The following is part of a series of articles which appeared in the Belfast Telegraph in 1953 under the pen name 'Fina'.
Conceived on lines of Georgian graciousness
WALKING along University Road, with public and private transport perpetually roaring past and crowds of workers, shoppers and University students hurrying on their way, it seems scarcely possible that little more than a hundred years have lapsed since a certain section of the public complained that Queen's had been built too far out in the country.
There is a map of 1848 that shows Queen's and Corry’s Crescent surrounded by open fields, and from this map one can get a clear mental picture of the beautiful square that Robert Carry visualised.
Only the Upper and Lower Crescents of the square he planned were completed, and those who built here later lacked his ideals of beauty.
The Upper Crescent, with its graceful sweeping curve and fine proportions, was completed first, somewhere about 1848, and from the Belfast Directory of 1852 we learn that four new houses in the Lower Crescent were then finished and occupied.
The dignified houses that make up these fine terraces were planned during the middle years of Victoria's reign, when pomposity rampaged in English architecture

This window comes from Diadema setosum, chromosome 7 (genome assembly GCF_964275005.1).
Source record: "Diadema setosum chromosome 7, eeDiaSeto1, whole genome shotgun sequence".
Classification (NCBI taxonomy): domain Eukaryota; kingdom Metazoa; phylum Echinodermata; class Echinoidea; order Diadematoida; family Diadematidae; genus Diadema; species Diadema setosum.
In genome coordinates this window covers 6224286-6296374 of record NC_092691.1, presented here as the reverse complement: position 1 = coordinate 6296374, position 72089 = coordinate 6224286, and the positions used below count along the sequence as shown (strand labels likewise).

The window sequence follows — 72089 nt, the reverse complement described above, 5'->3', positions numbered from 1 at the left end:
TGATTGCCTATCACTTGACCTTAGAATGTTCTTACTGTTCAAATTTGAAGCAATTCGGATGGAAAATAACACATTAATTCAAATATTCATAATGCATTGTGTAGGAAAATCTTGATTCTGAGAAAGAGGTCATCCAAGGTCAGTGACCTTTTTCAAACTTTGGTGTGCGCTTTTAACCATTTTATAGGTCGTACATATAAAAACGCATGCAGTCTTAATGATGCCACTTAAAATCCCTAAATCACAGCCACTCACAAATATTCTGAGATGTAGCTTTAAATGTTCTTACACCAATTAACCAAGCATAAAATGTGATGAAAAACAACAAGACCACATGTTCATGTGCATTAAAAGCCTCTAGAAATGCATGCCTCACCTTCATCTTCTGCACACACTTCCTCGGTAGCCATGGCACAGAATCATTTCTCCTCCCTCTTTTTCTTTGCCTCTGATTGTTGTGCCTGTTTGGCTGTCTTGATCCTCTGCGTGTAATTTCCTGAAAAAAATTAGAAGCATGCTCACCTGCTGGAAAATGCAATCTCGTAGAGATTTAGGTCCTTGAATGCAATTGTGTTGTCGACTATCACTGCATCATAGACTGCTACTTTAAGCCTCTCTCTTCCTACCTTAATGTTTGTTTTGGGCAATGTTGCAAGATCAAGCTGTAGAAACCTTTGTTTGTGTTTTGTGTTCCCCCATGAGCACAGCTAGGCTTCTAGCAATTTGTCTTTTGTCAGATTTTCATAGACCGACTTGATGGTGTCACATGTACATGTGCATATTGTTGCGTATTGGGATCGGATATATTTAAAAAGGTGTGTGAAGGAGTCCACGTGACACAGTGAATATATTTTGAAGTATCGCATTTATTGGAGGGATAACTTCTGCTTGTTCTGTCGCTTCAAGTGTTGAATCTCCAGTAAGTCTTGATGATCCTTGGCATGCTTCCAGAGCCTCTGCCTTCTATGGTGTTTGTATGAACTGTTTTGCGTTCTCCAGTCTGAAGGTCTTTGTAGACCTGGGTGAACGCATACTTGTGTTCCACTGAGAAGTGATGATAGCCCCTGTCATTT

Fortunately, Georgian graciousness lingered in Belfast, and here, in Corry’s Crescent is none of the Neo-Gothic influence that characterised new buildings in England at this time, when the spread of education and increased wealth from expanding manufacturing power had given a varied and solid culture to a new middle class.
The terrace where Robert Corry spent much of his life was doubtless the culmination of all he had dreamt during the weary months that followed the accident in which be fractured both his legs.
Looking through the Belfast directories for the years between the Great Exhibition and the Prince Consort's death, one gets a picture of Belfast life in the Crescents. For obvious reasons the Crescents were favoured places of residence for the professors from Queen's. Merchants and manufacturers who wished to live in rural surroundings yet needed to be within easy reach of the city found the neighbourhood a happy choice.
The directory of 1856 tells us that the fortunate occupant of No. 9, Lower Crescent, was a “gentleman.” One wonders if he found the Ladies Seminary run by his next-door-neighbour Miss Black, too noisy for his name had disappeared by 1860.
Merchants, manufacturers, lawyer, parsons, professors, and increasingly, Corry's timber merchants and shipowners, inhabited the terraces, so that, to-day as in the map of 1848, we refer to this place as “Corry's Crescent,” not Upper and Lower Crescent as the directories and nameplates indicate.
Next week – Orangefield
Belfast Telegraph, 9 December 1853